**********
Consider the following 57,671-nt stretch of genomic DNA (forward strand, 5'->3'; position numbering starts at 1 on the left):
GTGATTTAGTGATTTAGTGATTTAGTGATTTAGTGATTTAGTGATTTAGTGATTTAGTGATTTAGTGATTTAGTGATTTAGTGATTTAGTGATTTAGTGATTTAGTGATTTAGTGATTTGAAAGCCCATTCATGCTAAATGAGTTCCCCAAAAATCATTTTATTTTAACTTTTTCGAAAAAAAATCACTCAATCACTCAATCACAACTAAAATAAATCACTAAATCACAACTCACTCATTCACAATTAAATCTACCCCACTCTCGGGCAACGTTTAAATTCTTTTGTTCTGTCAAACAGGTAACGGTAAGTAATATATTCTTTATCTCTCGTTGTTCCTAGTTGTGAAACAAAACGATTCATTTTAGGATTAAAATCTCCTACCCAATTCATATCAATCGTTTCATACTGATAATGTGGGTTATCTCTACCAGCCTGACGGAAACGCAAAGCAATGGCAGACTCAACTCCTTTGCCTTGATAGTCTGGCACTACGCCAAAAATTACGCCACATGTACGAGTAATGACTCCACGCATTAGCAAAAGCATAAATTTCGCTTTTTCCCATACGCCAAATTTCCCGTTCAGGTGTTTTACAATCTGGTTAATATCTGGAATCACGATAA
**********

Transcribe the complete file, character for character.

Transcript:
Consider the following 57,671-nt stretch of genomic DNA (forward strand, 5'->3'; position numbering starts at 1 on the left):
GTGATTTAGTGATTTAGTGATTTAGTGATTTAGTGATTTAGTGATTTAGTGATTTAGTGATTTAGTGATTTAGTGATTTAGTGATTTAGTGATTTAGTGATTTAGTGATTTAGTGATTTGAAAGCCCATTCATGCTAAATGAGTTCCCCAAAAATCATTTTATTTTAACTTTTTCGAAAAAAAATCACTCAATCACTCAATCACAACTAAAATAAATCACTAAATCACAACTCACTCATTCACAATTAAATCTACCCCACTCTCGGGCAACGTTTAAATTCTTTTGTTCTGTCAAACAGGTAACGGTAAGTAATATATTCTTTATCTCTCGTTGTTCCTAGTTGTGAAACAAAACGATTCATTTTAGGATTAAAATCTCCTACCCAATTCATATCAATCGTTTCATACTGATAATGTGGGTTATCTCTACCAGCCTGACGGAAACGCAAAGCAATGGCAGACTCAACTCCTTTGCCTTGATAGTCTGGCACTACGCCAAAAATTACGCCACATGTACGAGTAATGACTCCACGCATTAGCAAAAGCATAAATTTCGCTTTTTCCCATACGCCAAATTTCCCGTTCAGGTGTTTTACAATCTGGTTAATATCTGGAATCACGATAA